# Events in JavaScript - Crash Course

One of the most important concept in JavaScript and web development is events and how they are used to create a whole user experience for a product or a website based on user interaction and website flow.

In this crash course we will cover the following topics to understand and manipulate events in JavaScript:

  1. What are events in JavaScript?
  2. What are event handlers? How to use event handlers?
    1. Using event handler properties
    2. Using addEventListener() and removeEventListener()
  3. What are event objects?
  4. What is event bubbling & event capture?
    1. Event Bubbling
    2. Event Capture
    3. Prevent Default Behavior with preventDefault()
    4. Event Delegation
    5. Stopping an Event Propagation using stopPropagation()

# What are events in JavaScript?

Events in simple terms are things that happens or takes place at specific times or with specific actions.

In JavaScript we interact with HTML through events that occur when the user or the browser manipulates a web page. When the page loads it is an event and when a user clicks a button on the page, that is also an event.

Based on type and functionalities we have different types of events available to us, listing below some of the most used events in JavaScript Programming:

1. Mouse Events

These events are related to mouse activity of the user on a web page, like clicking, hovering, moving the mouse pointer etc.

Event Description
click When the mouse clicks on an element.
contextmenu When the mouse right-clicks on an element.
mouseover When the mouse cursor comes over an element.
mouseout When the mouse cursor leaves an element.
mousedown When the mouse button is pressed over an element.
mouseup When the mouse button is released over an element.
mousemove When the mouse is moved.

2. Keyboard Events

These events are related to keyboard activity of the user on a web page, like pressing a key, releasing a key etc.

Event Description
keydown When any key is pressed on the keyboard
keypress When any key (except Shift, Fn, or CapsLock) is in pressed position.
keyup When any key is released on the keyboard

3. Document Events

These events are associated with the working of a webpage in a browser.

Event Description
DOMContentLoaded when the HTML is loaded and processed, DOM is fully built.

4. From Events

These events are related to HTML form submissions or while working with input fields.

Event Description
submit When the HTML form is submitted
focus When any element is in focus

5. CSS Events

These events are related to various CSS events that might occur while working with CSS animations or transitions.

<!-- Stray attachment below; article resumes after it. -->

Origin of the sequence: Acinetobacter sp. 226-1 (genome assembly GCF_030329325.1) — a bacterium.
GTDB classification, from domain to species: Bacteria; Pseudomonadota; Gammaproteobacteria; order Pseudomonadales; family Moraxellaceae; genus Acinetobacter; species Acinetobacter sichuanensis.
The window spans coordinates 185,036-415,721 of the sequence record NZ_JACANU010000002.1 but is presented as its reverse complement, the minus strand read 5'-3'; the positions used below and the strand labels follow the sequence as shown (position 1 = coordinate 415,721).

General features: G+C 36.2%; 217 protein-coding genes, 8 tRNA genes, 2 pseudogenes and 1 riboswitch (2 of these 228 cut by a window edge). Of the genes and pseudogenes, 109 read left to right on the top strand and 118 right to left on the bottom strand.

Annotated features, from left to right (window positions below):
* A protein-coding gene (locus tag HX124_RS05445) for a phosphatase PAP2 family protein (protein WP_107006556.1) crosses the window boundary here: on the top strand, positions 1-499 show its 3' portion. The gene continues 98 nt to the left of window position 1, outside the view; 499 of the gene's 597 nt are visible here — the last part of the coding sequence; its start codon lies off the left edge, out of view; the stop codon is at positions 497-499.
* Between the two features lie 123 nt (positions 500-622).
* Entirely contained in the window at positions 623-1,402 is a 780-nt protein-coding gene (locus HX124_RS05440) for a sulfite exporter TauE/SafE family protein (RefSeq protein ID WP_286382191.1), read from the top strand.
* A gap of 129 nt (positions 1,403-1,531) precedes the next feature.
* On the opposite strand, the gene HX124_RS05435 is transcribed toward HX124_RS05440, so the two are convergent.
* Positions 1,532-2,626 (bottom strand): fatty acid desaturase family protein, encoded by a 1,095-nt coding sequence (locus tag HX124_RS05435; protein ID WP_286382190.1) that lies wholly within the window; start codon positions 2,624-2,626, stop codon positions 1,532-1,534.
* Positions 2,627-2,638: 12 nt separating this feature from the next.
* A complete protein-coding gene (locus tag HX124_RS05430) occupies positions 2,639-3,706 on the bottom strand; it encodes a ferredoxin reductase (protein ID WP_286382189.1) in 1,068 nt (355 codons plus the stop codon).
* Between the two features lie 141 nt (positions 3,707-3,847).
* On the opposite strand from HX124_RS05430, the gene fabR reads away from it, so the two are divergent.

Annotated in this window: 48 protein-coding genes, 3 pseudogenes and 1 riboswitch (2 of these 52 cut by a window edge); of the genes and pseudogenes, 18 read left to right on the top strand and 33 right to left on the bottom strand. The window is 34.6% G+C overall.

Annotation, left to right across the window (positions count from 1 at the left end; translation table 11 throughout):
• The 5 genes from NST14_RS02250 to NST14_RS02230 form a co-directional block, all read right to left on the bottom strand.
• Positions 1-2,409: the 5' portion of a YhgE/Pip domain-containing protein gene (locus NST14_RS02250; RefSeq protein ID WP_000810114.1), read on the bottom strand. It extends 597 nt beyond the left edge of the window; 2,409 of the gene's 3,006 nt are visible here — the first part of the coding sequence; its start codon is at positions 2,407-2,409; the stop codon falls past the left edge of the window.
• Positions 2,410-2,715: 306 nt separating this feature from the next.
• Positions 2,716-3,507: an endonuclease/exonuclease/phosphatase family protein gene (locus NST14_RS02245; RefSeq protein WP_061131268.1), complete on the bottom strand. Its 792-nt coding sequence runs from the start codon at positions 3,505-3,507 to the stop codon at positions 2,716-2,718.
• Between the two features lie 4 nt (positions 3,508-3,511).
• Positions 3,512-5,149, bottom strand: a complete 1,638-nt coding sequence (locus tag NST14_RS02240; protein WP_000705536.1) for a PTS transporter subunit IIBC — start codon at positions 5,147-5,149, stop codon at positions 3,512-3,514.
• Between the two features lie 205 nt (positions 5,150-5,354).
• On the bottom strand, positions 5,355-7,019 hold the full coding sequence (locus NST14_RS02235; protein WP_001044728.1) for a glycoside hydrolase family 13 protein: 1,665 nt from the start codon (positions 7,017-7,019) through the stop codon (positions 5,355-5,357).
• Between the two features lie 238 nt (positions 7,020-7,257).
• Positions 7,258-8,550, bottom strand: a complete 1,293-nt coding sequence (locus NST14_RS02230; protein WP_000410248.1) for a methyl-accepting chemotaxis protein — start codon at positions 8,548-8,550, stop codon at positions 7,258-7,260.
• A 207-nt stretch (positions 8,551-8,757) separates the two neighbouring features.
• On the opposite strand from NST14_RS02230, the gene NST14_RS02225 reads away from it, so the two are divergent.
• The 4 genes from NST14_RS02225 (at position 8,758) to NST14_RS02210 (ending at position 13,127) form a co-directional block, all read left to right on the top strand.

Event Description
animationstart A CSS animation has started.
animationend A CSS animation has completed.
transitionstart A CSS transition has started.
transitionend A CSS transition has completed.

Apart from these 5 categories various other types of events are also available in JavaScript. Click here for a complete list of events that are available in JavaScript.

# What are event handlers? How to use event handlers?

Now that we know that we have different types of events available to us in JavaScript to create interactions and perform actions using events across our web application.

The next question is how to use these events to create custom actions and interactions for our web application. To do this we have event handlers & event listeners available to us, so that we can write logic and trigger various actions on events.

# 1. Using Event Handler Properties

There are a number of ways in which you can add event listener code to web pages so that it will be run when the associated event fires.

Inline Attributes

A handler can be set in HTML with an attribute named on<event>, where <event> is the event you want to handle from the list of events available above.

Example: We want to execute a function helloWorld() when we click on the button with text Hello! defined in our HTML. We will use the click event by defining a attribute onclick on the HTML element and assigning the function we want to execute to it.

<button onclick="helloWorld()">Hello!</button>
function helloWorld() {
  console.log('Hello World!');

Element Properties

This way is similar to the one we discussed above with the only difference being we avoid using HTML attributes directly and use pure JavaScript to add event handlers to our HTML elements.

Example: Taking the same example, instead of using the HTML attributes we will get the element we want to attach event to using DOM Access methods like getElementById(), getElementsByClassName(), getElementsByTagName(), querySelector(), querySelectorAll(). Click here to read more about these methods.

Let's use querySelector() to get access to the button element that we have in our HTML. Then we can access its properties and attach the function helloWorld() on the event property onclick.

const btn = document.querySelector('button');

function helloWorld() {
  console.log('Hello World!');

btn.onclick = helloWorld;

Note: This method is preferred over using inline attributes as it is more encapsulated keeping JavaScript and HTML separate which increases maintainability of larger codebase and provides more flexibility to alter and update events.

# 2. Using addEventListener() and removeEventListener()

JavaScript also provides us with methods to add and remove events using event listeners methods

  • addEventListener() - Attach an event handler to the specified element.
  • removeEventListener() - Remove an event handler that has been attached.

By Ashish Kanwar Singh

Building products that matter
Senior Software Engineer @XanaduAI

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